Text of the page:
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Nonswimmer

Secondary Drowning – How Real is the Risk?

As families are packing up their beach bags and jump into pools, oceans, rivers and lakes this summer, many parents are concerned about a swimming risk that’s gotten a lot of recent media attention. It’s called secondary drowning (also known as dry drowning).

Here at the WakeMed Children’s Emergency Department, we have seen an influx of patients and parents concerned for dry drowning. Although rare – secondary drowning accounts for only 1-2% of all drownings – it’s important to know the facts and to remind children, parents and families to swim safe.

What is Secondary Drowning?

Secondary drowning is a rare lung injury that can happen when a person is submerged under water, and he or she inhales water along with salt, dirt and/or chlorine directly into the lungs.

A child (or adult) can breathe in a small amount of water to experience secondary drowning, but it’s important to understand that it’s much more than just choking on water.

Children – especially those who are learning how to swim – suck in and choke on water all the time and are just fine. This is typically nothing to worry about,” explains Dr. Jakubowicz. If someone has a near-drowning experience and seems fine after being pulled to safety, make sure to monitor them closely.

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Symptoms of Secondary Drowning

The symptoms of secondary drowning may not show up immediately, but typically show up within six to 24 hours. That’s why if someone has a near drowning incident and seems fine after being pulled to safety, make sure to monitor them closely for the following signs:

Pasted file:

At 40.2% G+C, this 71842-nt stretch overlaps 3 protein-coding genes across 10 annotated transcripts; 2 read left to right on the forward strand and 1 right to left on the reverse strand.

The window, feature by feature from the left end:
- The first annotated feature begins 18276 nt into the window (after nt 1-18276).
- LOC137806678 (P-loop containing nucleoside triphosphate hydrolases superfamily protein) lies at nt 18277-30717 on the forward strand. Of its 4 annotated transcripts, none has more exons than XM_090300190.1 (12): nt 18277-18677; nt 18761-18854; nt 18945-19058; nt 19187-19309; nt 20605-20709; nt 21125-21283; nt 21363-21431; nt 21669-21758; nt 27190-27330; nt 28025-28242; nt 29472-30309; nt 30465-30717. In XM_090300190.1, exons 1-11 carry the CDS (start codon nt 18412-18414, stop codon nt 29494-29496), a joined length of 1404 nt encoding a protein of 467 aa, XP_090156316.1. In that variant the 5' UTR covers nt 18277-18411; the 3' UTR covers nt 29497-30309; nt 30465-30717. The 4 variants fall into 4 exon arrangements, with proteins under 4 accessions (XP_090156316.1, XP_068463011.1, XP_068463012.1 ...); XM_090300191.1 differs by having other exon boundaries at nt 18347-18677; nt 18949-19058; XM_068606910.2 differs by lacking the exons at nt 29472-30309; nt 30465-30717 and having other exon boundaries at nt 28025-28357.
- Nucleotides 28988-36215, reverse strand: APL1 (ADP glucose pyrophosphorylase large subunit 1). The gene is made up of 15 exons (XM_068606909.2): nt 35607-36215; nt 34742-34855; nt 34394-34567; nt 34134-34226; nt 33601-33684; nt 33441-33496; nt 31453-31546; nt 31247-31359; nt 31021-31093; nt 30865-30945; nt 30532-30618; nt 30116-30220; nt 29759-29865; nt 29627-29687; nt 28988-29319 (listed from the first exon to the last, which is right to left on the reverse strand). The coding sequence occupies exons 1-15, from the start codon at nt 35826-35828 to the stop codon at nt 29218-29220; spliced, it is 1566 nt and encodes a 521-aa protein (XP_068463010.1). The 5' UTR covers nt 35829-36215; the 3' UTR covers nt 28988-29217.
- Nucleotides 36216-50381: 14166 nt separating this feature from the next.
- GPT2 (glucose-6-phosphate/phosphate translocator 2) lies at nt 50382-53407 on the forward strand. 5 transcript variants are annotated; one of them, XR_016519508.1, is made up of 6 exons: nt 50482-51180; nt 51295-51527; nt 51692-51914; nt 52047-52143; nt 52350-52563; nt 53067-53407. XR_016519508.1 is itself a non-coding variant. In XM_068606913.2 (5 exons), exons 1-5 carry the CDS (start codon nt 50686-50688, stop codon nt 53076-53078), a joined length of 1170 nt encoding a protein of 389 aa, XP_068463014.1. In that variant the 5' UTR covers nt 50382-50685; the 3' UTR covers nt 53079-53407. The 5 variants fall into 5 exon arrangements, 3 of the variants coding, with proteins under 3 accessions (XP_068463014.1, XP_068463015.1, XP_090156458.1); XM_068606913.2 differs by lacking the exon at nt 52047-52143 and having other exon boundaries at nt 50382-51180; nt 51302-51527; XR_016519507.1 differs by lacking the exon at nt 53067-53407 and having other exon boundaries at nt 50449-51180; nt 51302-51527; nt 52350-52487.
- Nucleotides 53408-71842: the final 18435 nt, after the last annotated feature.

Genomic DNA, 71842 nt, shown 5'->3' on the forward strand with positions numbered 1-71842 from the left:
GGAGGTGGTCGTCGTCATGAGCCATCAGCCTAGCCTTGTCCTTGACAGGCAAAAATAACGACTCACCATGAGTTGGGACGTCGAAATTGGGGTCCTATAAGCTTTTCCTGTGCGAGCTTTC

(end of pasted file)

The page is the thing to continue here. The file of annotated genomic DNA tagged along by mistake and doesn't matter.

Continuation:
• Coughing
  • Wheezing
  • Fever
  • Weakness
  • Confusion

Long-Term Effects

With prompt treatment, secondary drowning usually doesn’t leave long-term effects, although a serious lung infection or brain damage could ultimately result if the person is not treated quickly. Chemical pneumonitis – inflammation of the lungs due to harmful chemicals – could result, but improves in a week or so. There have been rare cases of permanent lung injury resulting from a secondary drowning episode, but again, this is rare.

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Prevention

Prevention is always critical near the water, especially when it comes to a child or an adult who does not know how to swim. Children most likely to drown are those with a parent who is afraid of the water. If a parent can overcome fear and get swim lessons for their child, they will break the cycle of fear and reduce the risk of drowning for generations to come. Here is some advice from Dr. J:

#1 – Learn how to swim.

Swimming is a vital life skill, and swimming lessons are the best way to prevent drowning. A person’s chance of drowning decreases by 80 percent when they’ve had swim lessons.

According to the American Academy of Pediatrics, children ages 1 to 4 who take swim lessons may be less likely to drown. Adults who do not know how to swim should take lessons as soon as possible.

#2 – Don’t depend on the lifeguard to watch your children in the water.

Ensure you are always supervising your child directly, and look for signs of struggle or exhaustion as a signal to take a break.

Utilize the “touch rule” by always being within arm’s reach when young children are in the water.

#3 – Avoid distractions.

Drowning often occurs silently.

#4 – Always swim in a safe environment.

If a pool is not crystal clear and you cannot see the bottom, don’t swim in it.

#5 – Never leave children unattended.

Secondary drowning can also occur after a child is briefly submerged in a bathtub or extremely shallow waters (such as a baby pool or in shallow ocean pools/waves). Never leave a baby or toddler unattended in these areas – even for a moment.

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About Andy Jakubowicz, MD

Dr. Andy Jakubowicz (aka: “Dr. J.”) is an emergency physician and assistant director of WakeMed Children’s Emergency Department.

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